On Tuesday Pope Francis accepted the resignation of Irish bishop Dr William Lee, 71, who told the press he was stepping down for health reasons. Bishop Lee has been ill for several years.

Bishop Lee, the bishop of Waterford and Lismore, claimed his resignation was for health reasons and made no mention of his handling of  abuse allegations several years back against a priest in his diocese.

A native of Newport in County Tipperary, Bishop Lee was ordained a priest in 1966 and later served as President of St Patrick’s College in Thurles before being ordained the Bishop of Waterford and Lismore in 1993.

'As you are aware in July 2011 I was diagnosed with serious illness and, since diagnosis, I have been under medical care,' he said.

'Recently the medical advice to me has been that, in the interests of my health, I should retire from the office of Bishop of Waterford and Lismore,' he added.

'Accordingly, I have in the past few weeks submitted my letter of resignation as Bishop of Waterford and Lismore to Pope Francis. The Holy Father has considered my request and graciously accepted my resignation.'

Bishop Lee publicly apologized in 2010 after he admitted his response to child abuse allegations in the mid-1990s was 'seriously inadequate.'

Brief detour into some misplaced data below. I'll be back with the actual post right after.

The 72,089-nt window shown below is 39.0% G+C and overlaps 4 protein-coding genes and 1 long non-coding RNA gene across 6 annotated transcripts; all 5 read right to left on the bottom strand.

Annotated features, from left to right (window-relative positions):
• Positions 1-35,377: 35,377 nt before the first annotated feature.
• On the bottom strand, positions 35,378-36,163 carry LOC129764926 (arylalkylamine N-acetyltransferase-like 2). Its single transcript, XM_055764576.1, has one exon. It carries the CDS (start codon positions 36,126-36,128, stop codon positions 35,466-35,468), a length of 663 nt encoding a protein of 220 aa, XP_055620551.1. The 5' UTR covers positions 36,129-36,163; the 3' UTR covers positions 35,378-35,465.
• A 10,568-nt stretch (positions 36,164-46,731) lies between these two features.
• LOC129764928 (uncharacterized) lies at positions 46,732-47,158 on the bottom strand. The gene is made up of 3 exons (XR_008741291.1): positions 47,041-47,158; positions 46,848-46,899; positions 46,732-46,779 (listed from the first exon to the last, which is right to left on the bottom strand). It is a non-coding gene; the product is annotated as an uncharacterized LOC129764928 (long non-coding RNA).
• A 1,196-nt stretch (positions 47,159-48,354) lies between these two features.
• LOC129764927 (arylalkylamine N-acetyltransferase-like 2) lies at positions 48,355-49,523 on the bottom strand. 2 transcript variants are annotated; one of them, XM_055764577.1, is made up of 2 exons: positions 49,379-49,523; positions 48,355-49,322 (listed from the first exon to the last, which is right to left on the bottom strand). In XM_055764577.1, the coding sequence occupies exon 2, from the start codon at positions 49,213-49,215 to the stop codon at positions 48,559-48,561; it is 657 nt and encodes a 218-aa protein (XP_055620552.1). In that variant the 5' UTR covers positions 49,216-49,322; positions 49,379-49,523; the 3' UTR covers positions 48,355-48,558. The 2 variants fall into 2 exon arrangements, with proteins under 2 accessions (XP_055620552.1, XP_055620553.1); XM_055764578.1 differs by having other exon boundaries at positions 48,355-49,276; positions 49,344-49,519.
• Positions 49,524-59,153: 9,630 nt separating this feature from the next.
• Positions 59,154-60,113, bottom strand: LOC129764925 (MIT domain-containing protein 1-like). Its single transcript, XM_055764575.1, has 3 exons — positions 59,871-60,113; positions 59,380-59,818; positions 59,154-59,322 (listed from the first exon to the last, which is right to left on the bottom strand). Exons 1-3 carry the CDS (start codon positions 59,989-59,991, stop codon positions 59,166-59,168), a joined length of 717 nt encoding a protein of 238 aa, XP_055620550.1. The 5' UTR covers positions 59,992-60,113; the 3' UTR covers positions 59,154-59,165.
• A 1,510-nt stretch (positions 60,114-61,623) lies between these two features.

According to Yahoo News, faced with multiple claims of abuse by a priest in his own diocese, Lee arranged for the man to undergo a specialist assessment but failed to remove him from ministry until 1995.

'I particularly regretted that I had not sought the immediate withdrawal of the priest from all ministry and that others associated with the new ministry were not informed that allegations had been made,' Lee said at the time.

'I sincerely apologise and am deeply sorry for the inadequacies of my earlier actions in this case.'

The offending priest was finally withdrawn from all ministry by February 1996, after further complaints were made against him, Lee said.

Michael Kelly, editor of the Irish Catholic newspaper, told the press this week that Bishop Lee's resignation leaves three dioceses in Ireland awaiting a new bishop.

'It allows Pope Francis the opportunity to very much make his mark on the type of men he wants to be bishops in Ireland,' he said.